In the suburban midwest, surrounded by whiteness and the occasional corn and soy fields, there was little to no positive representation of cannabis, for me. All I ever saw were, bro-y weed movies, rappers and the non-black women they chose to share their blunts with. None of these examples left me feeling drawn or connected to cannabis – in fact, it turned me off even more. I didn’t see myself on the spectrum of cannabis representation, from white-dopey-hippies to smokey-video-rappers. I felt as though I was being indirectly told that Black girls, womxn, and femmes don’t smoke weed – so I followed this idea. I held onto it so tightly, that even the smell of cannabis would make me leave a room. I surrounded myself with friends that didn’t smoke and the ones that did were at a constant threat of getting lectured on the dangers of weed smoke, by me.
Thankfully, I was able to shake those shackles of ignorance off around six years ago. But as I started my journey into the cannabis world, a handful of years after I smoked my lung virginity away. I was immediately taken back to the same doubts that clouded my thoughts on cannabis, in high school. Phone in hand and eyes glued to the screen, I remember scrolling for hours through cannabis-themed hashtags. Scrolling for Black Womxn to follow. Scrolling for non-hyper-sexualized images of Black Womxn genuinely enjoying cannabis. Scrolling for someone, anyone who shared my experiences, fears, and joy with weed. Only to close Instagram, disappointed and disillusioned on a budding green-rush, that evidently has no space for womxn that look like me. And while studies show that Black folks are using cannabis at the same rate of our white counterparts, the representation of Black people in cannabis was and is clearly lacking. So I made a point to start posting my own pictures with blunts, joints, and bowls. To start talking about my experiences with cannabis as a Black queer woman, in an industry that is resistant to reflect me.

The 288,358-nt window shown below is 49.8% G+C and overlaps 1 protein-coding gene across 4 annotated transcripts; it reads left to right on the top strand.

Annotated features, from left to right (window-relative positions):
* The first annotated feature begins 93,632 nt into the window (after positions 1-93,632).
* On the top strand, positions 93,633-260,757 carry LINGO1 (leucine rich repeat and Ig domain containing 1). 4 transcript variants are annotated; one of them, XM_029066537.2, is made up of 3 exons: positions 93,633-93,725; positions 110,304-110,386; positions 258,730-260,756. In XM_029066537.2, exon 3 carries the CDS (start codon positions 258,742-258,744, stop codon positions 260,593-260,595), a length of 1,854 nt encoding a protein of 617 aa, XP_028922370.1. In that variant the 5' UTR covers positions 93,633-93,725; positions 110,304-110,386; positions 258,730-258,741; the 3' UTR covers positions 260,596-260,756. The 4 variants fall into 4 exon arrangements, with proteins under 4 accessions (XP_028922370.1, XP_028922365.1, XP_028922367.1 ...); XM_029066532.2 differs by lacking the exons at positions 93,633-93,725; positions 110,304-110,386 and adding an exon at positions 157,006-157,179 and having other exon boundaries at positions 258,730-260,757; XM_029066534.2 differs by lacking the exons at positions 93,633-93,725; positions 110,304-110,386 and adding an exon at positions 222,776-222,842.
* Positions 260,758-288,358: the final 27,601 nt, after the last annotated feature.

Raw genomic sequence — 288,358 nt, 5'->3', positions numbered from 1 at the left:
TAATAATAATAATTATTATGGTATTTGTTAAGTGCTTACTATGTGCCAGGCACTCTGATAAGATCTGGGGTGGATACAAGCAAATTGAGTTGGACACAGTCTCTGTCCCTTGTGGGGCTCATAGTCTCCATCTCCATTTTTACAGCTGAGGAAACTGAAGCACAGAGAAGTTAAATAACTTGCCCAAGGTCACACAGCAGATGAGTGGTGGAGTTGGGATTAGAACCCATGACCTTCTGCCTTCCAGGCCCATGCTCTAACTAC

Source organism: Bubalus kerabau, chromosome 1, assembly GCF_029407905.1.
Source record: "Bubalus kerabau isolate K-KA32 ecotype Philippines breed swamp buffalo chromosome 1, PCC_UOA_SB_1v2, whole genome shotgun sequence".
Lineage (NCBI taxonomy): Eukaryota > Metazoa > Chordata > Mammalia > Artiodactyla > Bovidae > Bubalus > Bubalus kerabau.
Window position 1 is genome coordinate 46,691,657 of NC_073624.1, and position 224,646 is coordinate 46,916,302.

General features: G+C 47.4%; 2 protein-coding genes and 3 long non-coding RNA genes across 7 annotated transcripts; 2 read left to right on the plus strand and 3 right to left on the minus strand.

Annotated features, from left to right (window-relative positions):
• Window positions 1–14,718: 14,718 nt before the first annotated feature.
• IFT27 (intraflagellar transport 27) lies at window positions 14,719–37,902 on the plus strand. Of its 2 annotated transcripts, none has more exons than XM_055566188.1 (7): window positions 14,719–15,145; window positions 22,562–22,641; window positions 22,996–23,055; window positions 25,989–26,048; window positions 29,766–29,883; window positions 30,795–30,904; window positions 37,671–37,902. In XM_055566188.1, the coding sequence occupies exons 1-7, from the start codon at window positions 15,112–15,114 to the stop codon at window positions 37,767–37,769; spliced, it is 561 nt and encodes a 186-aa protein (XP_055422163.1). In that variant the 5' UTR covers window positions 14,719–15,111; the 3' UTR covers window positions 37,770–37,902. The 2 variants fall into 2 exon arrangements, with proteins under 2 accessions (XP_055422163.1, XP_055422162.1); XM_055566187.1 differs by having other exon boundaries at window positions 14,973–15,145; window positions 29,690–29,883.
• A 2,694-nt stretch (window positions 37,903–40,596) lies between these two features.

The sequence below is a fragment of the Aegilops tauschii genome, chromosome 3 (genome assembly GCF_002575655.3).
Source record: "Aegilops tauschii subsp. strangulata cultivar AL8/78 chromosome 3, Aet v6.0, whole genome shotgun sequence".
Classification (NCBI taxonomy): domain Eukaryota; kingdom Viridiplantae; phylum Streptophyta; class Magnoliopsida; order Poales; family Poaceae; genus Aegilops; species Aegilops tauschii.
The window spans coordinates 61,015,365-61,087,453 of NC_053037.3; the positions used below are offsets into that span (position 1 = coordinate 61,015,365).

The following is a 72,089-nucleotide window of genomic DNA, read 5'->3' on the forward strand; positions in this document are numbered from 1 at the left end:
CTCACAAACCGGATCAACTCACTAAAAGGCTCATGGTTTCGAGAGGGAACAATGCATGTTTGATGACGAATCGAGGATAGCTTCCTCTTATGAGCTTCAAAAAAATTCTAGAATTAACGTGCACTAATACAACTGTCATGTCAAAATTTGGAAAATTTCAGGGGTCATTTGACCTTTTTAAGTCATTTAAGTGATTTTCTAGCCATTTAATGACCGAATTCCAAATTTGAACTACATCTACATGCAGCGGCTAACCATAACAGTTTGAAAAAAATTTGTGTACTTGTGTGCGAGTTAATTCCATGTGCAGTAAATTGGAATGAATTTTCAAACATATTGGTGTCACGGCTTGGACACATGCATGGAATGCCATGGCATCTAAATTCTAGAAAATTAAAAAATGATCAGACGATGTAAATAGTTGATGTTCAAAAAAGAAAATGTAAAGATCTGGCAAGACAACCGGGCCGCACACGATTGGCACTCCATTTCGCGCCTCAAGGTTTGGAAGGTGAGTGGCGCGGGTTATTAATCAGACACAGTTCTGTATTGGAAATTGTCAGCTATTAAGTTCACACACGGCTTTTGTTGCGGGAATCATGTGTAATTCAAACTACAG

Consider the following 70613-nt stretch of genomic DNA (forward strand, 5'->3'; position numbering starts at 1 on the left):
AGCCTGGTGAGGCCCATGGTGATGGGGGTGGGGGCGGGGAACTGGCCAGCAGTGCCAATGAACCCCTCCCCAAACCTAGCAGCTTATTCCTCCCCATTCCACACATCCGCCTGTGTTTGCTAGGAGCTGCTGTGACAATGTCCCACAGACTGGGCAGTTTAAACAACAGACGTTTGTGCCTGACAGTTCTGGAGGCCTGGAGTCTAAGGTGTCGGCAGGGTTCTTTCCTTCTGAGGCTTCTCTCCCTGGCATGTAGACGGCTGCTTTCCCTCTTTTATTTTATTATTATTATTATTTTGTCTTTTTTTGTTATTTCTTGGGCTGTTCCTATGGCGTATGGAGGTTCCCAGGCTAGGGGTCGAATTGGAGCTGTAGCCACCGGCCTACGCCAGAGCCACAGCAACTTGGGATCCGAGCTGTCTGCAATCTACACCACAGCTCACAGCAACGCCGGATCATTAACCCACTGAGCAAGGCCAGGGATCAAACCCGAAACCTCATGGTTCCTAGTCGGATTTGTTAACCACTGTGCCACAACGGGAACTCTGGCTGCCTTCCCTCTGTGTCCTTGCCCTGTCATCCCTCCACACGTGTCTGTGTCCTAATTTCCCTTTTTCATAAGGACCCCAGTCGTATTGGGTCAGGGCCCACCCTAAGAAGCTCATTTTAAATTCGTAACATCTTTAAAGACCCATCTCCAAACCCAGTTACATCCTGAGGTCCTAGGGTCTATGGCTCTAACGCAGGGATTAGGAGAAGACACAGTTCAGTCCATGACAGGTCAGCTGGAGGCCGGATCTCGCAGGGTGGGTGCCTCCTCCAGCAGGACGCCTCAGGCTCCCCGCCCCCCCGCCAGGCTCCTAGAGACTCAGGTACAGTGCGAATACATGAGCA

Now we are in an age of creating responsible representation, in film, news, fashion and all other aspects of our lives. But for some reason, the powers that be in cannabis, feel as though what’s happening around them doesn’t apply to their hiring practices or to their advertisements. And that’s a problem. How many articles have to be published to realize that by not diversifying your company you’re subliminally telling the folks you’re excluding, that, they don’t belong here?
Dr. Nicole Martins at Indiana University describes this social conditioning as, “‘symbolic annihilation,’ which is the idea that if you don’t see people like you in the media you consume, you must somehow be unimportant.” This lack of representation of Black people in cannabis plays a large role in why Black people bear the brunt of cannabis-related charges. To cops, judges, and lawyers the narrative of marijuana and Black folks is still stuck in height of the War on Drugs.
Just as we’ve been rallying for better cannabis representation in the media, we need to rally for better representation of Black people in cannabis. Our experiences are unique, traumatic and invaluable. Generations of our families have been split, ripped and destroyed over this plant, only for us not to have a seat at the table. Every day I get DMs from Black Womxn, sharing their excitement, fears, and joy about cannabis with me – and it gives me so much hope for the future of this industry. But it all means nothing if the rest of the cannabis industry continues to cast away instead of embrace the folks that helped paved the way for legalization.